Last Updated on February 1, 2021
Known for crisp edges, generous proportions, and high contrast, Baskerville was considered as a transitional typeface that was aimed to refine what is now known as old-style typefaces of the 1750s, especially those made by William Caslon.
Know why this is still one of the most sought-after and highly used fonts until today.
John Baskerville of Birmingham started out as a servant in a clergyman’s house, until his penmanship was noticed by his employer. This stoked his interest in calligraphy, and this was reflected in the strokes and embellishments seen on his typeface.
He soon experimented on many printing technologies, from creating a printing ink to his own press that replaced the wooden platen of his time to brass.
The resulting crispness in Baskerville’s work was not received positively then. Being a printer of specialist and elite versions of texts also did not help improve his standing. His typeface found little success inside Great Britain, but won respect in France and Italy after Baskerville’s widow sold his matrixes and punches to the French.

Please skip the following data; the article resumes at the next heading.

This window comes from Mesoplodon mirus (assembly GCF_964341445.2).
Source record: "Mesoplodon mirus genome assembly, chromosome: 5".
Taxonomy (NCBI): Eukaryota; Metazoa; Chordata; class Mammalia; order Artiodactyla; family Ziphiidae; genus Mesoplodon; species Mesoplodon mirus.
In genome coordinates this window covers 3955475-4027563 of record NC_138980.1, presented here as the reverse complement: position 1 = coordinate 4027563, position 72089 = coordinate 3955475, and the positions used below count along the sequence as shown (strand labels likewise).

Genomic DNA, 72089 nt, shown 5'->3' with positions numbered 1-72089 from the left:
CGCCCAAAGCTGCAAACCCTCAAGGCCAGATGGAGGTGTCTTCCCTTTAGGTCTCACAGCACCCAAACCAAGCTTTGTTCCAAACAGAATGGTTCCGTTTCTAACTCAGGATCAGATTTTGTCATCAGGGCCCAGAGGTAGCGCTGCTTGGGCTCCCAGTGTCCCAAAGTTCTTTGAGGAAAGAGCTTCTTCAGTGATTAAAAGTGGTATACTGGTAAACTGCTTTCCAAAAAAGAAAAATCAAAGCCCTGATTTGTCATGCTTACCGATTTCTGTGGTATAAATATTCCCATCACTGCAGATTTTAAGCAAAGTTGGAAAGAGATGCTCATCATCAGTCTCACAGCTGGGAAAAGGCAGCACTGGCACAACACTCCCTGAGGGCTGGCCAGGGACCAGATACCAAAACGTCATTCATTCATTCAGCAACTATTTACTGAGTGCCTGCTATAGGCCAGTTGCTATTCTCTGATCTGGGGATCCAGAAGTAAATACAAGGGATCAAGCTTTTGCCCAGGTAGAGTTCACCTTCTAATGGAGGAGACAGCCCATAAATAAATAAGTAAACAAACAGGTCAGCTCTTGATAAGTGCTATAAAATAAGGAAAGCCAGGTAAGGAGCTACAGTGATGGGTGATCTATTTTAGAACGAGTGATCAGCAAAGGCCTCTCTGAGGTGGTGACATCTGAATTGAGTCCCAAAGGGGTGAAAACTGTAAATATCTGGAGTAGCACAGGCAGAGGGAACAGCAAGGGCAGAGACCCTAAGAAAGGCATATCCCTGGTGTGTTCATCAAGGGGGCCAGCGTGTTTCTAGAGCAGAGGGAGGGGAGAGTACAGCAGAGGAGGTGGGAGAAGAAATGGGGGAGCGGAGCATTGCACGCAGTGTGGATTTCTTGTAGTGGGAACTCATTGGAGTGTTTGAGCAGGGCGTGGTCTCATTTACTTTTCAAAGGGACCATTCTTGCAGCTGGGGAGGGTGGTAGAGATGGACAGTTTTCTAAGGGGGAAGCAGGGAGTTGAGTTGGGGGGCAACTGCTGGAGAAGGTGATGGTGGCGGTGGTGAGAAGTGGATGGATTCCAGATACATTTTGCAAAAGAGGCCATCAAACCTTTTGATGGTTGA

These letterforms paved the way to an emergence in modern typefaces such as Didot and Boldoni. John Baskerville would have not acknowledged his work as transitional, but rather a success of its own line.
A revival of the original Baskerville typeface was done in 1917 for the Harvard University Press. Variations of the font such as italics with additional or no swashes and bold weights appeared throughout the 20th Century.
Timeless Baskerville Font
At least one version of Baskerville is available in most apps, including Microsoft Word. But if you want do download it separately, you can do so from Google Fonts.